- India has begun constructing a large scale detention center in the northeastern state of Assam.
- According to Reuters, the expansive project in the Goalpara district includes a school, hospital, and recreation area and is meant to hold at least 3,000 detainees.
- News of the construction of the detention facilities follows a crackdown on residents in Assam that the government now considers to be stateless.
- 1.9 million people were excluded from the state’s register, and the country has not yet outlined what fate lies ahead for them.
- Visit Business Insider’s homepage for more stories.
India has begun construction on a mass detention center for illegal immigrants in the Goalpara district of the northeastern state of Assam, one month after the country stripped almost two million people of citizenship.
According to Reuters, which interviewed workers and contractors at the site, an area the size of seven soccer fields has been cleared to make space for the expansive project said to include a school, hospital, and recreation area. Layout plans reviewed by Reuters also show quarters for guards, a high boundary wall, and watchtower, it said.
The detention center visited by Reuters is the first of at least 10 others planned in Assam. It is meant to hold at least 3,000 detainees.
Government guidelines released this year indicate that detention centers should have a boundary wall at least 10-feet high lined with barbed wire, Reuters said, citing local media.
The Goalpara camp has a red boundary wall and two large watchtowers. Men and women will have separate living areas, workers and contractors told Reuters.
One contractor told Reuters that the rooms in the center would be around 350 square-feet each, with each unit housing 24 rooms.
India made 1.9 million people effectively stateless last month
News of the detention facilities in Assam follows a crackdown on 1.9 million residents that the government now considers to be stateless.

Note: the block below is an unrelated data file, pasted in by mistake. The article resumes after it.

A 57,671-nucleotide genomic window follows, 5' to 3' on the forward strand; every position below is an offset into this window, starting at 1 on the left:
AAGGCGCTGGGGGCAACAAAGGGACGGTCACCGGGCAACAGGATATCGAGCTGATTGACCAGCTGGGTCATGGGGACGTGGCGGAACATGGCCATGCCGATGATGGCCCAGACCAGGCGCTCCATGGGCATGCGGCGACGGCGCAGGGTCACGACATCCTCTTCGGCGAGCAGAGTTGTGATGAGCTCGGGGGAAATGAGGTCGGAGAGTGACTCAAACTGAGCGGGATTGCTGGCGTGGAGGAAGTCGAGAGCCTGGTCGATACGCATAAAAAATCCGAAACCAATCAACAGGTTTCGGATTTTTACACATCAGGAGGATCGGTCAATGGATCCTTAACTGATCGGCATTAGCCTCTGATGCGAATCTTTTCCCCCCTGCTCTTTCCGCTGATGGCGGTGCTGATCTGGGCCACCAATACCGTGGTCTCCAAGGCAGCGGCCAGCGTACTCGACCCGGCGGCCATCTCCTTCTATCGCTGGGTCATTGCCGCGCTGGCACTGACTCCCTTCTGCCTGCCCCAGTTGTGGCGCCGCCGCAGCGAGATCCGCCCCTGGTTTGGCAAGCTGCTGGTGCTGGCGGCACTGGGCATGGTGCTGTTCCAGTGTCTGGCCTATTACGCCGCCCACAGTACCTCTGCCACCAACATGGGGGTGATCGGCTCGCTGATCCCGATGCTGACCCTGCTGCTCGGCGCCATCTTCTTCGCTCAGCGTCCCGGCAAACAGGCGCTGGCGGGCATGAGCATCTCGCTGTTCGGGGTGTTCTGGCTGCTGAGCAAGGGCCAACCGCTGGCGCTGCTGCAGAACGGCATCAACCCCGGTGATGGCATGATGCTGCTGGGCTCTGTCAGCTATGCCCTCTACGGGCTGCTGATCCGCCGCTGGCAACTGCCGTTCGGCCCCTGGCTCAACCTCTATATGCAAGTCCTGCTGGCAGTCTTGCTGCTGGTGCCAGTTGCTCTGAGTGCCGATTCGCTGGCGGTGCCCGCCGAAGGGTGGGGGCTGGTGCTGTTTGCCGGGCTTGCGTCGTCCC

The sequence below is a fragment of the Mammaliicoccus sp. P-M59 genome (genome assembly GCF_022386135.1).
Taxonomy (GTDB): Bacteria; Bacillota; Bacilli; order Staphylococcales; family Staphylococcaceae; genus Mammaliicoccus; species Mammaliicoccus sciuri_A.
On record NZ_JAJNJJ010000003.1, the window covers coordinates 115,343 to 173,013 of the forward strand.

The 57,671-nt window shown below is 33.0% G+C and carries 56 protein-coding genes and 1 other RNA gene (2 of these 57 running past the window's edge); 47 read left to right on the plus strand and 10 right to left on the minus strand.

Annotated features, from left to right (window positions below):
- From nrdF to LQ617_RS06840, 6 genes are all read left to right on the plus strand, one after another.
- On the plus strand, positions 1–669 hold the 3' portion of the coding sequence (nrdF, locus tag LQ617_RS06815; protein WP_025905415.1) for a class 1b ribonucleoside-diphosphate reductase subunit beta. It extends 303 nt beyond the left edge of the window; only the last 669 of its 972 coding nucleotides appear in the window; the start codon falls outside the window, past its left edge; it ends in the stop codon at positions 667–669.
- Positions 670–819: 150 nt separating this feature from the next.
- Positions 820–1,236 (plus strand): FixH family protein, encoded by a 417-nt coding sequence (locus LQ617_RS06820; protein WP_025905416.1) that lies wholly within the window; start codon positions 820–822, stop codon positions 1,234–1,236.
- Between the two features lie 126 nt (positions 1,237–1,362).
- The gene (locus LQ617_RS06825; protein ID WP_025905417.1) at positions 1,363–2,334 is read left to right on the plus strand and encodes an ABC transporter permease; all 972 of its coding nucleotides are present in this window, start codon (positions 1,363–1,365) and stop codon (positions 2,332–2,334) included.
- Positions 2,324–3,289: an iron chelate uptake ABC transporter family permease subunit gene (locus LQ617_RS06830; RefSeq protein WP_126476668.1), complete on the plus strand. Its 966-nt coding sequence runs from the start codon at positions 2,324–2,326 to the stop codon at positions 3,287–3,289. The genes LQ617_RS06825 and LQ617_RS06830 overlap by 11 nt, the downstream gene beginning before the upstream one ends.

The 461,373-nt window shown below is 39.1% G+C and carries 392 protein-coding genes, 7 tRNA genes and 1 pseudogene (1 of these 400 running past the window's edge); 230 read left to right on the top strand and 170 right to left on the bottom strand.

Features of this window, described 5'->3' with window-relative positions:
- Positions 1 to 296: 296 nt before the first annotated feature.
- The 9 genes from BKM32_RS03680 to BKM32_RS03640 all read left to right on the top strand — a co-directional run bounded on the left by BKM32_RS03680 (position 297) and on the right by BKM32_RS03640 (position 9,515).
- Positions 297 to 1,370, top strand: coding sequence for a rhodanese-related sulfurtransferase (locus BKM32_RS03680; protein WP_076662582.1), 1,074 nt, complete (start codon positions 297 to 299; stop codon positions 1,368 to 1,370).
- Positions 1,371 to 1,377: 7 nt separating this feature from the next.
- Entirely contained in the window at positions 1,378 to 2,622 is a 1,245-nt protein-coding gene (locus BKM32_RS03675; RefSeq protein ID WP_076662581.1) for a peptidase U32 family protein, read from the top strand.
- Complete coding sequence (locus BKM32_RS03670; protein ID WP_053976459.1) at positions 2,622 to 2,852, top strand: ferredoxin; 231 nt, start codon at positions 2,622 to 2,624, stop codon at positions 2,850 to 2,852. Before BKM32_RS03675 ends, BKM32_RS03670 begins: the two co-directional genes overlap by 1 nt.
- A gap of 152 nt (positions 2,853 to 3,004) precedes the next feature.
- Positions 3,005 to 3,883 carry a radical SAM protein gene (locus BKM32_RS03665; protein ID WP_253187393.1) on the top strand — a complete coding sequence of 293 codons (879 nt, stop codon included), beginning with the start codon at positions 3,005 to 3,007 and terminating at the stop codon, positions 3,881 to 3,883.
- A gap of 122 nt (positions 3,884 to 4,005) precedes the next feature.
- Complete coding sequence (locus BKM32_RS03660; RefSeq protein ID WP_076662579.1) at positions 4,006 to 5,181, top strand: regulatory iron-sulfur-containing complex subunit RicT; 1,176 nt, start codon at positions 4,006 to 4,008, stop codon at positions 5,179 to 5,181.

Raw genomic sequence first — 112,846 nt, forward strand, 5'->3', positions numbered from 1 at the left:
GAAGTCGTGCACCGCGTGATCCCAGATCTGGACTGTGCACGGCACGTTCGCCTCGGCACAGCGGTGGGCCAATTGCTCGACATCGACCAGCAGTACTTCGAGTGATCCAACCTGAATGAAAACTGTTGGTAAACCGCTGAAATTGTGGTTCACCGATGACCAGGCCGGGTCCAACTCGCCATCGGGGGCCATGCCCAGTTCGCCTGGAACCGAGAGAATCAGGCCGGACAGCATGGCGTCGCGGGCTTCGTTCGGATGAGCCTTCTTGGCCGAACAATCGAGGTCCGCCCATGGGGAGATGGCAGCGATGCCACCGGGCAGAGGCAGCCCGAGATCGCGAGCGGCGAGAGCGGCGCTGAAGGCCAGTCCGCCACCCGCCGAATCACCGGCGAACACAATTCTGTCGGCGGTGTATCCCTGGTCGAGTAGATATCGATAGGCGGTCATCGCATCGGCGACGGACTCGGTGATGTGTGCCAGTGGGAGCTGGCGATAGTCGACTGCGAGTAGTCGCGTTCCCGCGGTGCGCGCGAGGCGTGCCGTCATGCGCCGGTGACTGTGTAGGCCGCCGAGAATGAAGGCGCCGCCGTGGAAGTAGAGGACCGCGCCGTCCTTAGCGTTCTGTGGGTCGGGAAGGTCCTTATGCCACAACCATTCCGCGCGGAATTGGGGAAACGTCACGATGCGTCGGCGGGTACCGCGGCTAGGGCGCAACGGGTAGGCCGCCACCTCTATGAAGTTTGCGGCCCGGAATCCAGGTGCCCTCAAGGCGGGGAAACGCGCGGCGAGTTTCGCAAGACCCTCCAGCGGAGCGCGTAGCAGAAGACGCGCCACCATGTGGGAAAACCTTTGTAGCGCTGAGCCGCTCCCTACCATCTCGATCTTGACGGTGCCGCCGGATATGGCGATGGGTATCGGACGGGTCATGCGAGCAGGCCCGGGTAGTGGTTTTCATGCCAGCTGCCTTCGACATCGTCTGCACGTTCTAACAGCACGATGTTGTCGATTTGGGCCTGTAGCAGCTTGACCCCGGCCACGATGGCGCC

Last month, the government put out a final list of all the residents in Assam considered to be Indian citizens called the National Register of Citizens (NRC). Around 33 million people submitted documents for consideration by the state, though the final list only contains 31.1 million names.
According to India Today, the NRC is used to verify citizenship in India and is used by the government to identify anyone who immigrated from neighboring Bangladesh after March 25, 1971.
Residents need to prove their citizenship by showing that either they or their ancestors were born in Assam before the cutoff date - which corresponds to the beginning of the Bangladesh War of Independence that saw hundreds of thousands of people flee the country as it split from Pakistan.
Those excluded from the NRC have 120 days to prove their citizenship. The Assam government has previously said those not included in the register will not be detained until they are declared foreigners by a special tribunal, according to India Today.
According to Reuters, state officials have not outlined what fate lies ahead for those deemed foreigners, and neighboring Bangladesh has not agreed to accept the potential influx of stateless people.
Critics say the move is bringing the region to the brink of a crisis
The move has faced backlash from critics who accuse Prime Minister Narendra Modi and his allies of stoking racial tensions in one of India's poorest regions, which is also home to a large Muslim population.
Amit Shah, the country's home affairs minister, said on Sunday that the government "will not allow a single illegal immigrant to stay." He also previously encouraged the country to take action against "infiltrators who were eating the country like termites," according to the Guardian.
"Our intention is to expel illegal immigrants from the entire country and not just Assam," he said.
Amnesty International has criticized the NRC and says it leaves the futures of millions of people in the region uncertain.
"Many Indians, especially those belonging to poor and marginalized communities, do not have certified copies of identity documents or are unable to produce it on time to prove their citizenship," said Aakar Patel, Head of Amnesty International India.
"Assam is on the brink of a crisis which would not only lead to a loss of nationality and liberty of a large group of people but also erosion of their basic rights - severely affecting the lives of generations to come."
Earlier this month, India also revoked part of its constitution which gave the disputed region of Jammu and Kashmir a special status and quasi-independence. The state, which is home to a significant Muslim population, was cut off from communication and is now directly under the control of India's federal government in New Delhi.